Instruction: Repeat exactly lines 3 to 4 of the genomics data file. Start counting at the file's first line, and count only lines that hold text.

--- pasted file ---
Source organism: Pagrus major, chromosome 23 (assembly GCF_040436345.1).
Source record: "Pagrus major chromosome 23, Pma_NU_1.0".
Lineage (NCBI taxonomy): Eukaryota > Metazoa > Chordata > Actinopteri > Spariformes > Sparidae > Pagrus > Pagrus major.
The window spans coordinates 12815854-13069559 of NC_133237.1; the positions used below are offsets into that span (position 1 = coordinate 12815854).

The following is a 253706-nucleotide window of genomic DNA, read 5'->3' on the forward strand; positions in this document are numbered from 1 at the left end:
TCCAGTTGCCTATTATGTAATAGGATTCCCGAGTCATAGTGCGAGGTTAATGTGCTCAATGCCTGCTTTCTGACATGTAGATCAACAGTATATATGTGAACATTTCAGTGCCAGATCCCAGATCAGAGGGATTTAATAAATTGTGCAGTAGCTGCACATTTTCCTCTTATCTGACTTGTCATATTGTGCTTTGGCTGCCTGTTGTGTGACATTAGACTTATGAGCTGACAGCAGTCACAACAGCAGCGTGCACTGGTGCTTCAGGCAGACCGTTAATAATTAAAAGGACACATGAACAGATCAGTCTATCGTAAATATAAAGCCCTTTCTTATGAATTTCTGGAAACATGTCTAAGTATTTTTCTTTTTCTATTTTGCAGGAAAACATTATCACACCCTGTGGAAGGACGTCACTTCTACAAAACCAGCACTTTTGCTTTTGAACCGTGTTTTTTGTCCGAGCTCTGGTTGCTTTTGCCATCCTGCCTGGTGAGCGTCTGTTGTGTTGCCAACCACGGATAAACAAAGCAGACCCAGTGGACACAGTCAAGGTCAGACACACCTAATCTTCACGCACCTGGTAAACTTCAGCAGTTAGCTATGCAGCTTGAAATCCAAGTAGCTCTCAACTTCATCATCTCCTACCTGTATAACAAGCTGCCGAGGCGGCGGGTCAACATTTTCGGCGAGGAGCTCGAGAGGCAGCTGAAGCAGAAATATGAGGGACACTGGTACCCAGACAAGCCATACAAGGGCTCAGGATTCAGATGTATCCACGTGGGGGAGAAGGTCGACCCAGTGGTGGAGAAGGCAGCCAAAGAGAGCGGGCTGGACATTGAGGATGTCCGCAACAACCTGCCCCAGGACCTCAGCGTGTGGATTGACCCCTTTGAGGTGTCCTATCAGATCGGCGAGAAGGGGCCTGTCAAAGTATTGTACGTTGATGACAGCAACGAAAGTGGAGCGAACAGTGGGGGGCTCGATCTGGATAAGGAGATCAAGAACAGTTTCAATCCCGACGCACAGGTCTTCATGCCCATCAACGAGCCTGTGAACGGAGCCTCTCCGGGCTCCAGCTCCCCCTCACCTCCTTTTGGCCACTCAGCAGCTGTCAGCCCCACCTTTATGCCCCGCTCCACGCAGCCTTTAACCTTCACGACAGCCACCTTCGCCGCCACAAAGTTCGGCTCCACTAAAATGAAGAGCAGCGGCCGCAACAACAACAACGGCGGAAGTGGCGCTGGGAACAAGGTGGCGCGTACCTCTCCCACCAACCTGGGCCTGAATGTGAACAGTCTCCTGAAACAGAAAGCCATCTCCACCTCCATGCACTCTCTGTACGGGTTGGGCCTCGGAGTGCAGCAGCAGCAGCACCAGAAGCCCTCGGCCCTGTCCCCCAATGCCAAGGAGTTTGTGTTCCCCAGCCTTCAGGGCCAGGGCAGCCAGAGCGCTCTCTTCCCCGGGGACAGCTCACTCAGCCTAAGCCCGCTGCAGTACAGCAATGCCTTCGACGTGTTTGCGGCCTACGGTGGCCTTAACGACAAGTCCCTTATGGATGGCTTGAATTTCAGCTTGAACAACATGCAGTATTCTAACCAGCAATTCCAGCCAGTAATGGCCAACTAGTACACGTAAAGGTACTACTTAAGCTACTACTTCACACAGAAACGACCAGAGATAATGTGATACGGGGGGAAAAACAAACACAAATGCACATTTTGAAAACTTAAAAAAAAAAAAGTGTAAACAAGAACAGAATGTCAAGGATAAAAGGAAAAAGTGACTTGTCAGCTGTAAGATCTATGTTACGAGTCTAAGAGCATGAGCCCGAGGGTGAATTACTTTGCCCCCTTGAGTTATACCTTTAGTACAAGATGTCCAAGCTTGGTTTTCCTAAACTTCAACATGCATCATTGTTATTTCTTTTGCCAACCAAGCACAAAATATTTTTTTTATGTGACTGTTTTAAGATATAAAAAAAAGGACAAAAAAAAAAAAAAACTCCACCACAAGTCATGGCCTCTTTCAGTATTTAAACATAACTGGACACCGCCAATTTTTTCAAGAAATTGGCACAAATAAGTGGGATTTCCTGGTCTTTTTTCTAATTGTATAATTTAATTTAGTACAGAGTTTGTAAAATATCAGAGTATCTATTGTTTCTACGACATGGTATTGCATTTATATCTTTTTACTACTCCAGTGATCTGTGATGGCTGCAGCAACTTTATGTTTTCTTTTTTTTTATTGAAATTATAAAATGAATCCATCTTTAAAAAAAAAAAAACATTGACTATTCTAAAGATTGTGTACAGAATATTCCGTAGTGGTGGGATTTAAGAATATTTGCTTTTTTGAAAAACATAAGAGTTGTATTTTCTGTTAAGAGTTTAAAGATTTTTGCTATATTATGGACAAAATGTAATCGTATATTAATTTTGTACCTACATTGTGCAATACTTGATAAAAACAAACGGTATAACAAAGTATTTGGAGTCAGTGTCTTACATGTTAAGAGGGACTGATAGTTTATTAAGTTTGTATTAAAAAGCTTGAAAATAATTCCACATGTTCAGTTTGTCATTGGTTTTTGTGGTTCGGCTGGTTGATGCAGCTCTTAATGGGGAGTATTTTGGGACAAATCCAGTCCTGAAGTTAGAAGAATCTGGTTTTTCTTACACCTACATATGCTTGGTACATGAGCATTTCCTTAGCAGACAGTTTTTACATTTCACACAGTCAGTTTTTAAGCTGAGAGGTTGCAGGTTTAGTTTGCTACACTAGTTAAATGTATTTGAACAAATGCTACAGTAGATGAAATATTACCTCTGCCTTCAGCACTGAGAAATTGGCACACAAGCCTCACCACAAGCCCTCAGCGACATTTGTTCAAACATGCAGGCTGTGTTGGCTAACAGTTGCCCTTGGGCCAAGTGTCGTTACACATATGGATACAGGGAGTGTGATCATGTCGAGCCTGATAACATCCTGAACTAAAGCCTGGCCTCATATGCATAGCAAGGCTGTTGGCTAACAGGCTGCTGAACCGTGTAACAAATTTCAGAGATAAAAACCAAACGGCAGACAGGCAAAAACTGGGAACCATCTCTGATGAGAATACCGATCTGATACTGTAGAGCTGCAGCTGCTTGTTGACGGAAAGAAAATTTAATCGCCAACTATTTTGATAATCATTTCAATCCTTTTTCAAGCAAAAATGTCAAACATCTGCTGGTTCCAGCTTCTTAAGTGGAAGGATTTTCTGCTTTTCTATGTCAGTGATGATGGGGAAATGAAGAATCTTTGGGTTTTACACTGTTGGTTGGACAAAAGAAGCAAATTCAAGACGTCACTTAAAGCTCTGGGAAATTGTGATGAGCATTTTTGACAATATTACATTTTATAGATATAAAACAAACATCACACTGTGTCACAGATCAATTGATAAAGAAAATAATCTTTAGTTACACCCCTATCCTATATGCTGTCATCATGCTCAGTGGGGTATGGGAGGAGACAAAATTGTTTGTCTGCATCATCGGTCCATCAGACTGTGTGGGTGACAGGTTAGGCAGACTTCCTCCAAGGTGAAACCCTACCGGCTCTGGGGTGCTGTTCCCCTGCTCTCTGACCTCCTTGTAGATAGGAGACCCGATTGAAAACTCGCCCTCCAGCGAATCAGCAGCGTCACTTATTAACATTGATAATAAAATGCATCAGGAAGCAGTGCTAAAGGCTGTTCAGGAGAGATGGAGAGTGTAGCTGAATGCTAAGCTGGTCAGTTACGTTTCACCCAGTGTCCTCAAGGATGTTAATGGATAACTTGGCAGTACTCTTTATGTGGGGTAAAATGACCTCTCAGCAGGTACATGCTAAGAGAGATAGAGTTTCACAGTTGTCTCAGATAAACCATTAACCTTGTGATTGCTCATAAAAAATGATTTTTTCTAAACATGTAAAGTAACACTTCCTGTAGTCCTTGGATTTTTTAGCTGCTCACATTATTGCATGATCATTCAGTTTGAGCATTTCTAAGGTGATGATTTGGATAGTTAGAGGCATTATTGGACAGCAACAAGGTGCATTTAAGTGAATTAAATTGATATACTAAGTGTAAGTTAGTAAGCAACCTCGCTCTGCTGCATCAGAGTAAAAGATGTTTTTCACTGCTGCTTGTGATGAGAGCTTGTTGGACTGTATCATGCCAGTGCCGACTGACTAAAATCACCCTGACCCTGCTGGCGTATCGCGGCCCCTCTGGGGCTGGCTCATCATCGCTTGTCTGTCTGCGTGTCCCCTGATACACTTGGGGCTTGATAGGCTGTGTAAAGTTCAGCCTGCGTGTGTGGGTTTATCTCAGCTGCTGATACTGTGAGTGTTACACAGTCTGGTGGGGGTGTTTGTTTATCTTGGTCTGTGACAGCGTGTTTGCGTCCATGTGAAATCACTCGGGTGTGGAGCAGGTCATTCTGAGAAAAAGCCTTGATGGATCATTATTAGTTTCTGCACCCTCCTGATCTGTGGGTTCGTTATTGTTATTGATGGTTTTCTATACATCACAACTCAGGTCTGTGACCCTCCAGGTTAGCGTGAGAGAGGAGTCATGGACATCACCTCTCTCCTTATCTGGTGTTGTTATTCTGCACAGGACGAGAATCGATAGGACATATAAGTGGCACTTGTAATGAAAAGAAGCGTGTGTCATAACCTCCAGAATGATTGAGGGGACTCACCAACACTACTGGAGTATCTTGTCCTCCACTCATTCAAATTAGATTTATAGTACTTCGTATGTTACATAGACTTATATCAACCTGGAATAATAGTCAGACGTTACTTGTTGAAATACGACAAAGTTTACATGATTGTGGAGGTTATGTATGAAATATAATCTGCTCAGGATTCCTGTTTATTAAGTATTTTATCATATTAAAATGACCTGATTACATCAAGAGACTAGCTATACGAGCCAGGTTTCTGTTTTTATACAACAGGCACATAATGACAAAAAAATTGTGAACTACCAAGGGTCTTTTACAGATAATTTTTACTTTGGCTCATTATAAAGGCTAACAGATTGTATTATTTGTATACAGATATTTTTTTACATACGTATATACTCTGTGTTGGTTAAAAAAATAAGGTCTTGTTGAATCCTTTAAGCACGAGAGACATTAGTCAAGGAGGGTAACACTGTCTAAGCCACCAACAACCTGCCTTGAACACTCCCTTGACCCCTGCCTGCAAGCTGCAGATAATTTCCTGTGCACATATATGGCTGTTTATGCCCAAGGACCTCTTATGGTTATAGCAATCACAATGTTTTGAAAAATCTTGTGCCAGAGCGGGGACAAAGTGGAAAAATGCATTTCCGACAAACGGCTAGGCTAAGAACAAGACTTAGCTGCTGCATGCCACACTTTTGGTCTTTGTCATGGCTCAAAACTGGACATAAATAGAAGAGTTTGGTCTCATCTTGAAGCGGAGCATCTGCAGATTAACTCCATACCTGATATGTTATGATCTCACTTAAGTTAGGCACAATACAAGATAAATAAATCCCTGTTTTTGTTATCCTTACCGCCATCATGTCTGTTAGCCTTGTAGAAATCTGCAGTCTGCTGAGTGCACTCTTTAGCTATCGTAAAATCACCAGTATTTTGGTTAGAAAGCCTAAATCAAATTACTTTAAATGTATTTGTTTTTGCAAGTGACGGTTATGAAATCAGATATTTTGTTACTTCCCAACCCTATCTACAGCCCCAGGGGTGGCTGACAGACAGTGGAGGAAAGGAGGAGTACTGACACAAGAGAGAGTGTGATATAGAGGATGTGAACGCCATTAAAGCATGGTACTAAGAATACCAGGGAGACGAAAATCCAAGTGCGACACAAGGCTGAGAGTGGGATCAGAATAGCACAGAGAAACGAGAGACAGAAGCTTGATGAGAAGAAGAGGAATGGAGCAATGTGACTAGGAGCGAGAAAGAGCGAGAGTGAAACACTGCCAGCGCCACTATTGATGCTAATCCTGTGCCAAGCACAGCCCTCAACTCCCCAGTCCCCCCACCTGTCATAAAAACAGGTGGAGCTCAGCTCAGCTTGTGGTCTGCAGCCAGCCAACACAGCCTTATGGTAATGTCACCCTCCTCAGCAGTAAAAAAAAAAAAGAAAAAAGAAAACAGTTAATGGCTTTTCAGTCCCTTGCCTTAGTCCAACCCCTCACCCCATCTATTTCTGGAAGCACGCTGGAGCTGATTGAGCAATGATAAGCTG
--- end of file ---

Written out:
Lineage (NCBI taxonomy): Eukaryota > Metazoa > Chordata > Actinopteri > Spariformes > Sparidae > Pagrus > Pagrus major.
The window spans coordinates 12815854-13069559 of NC_133237.1; the positions used below are offsets into that span (position 1 = coordinate 12815854).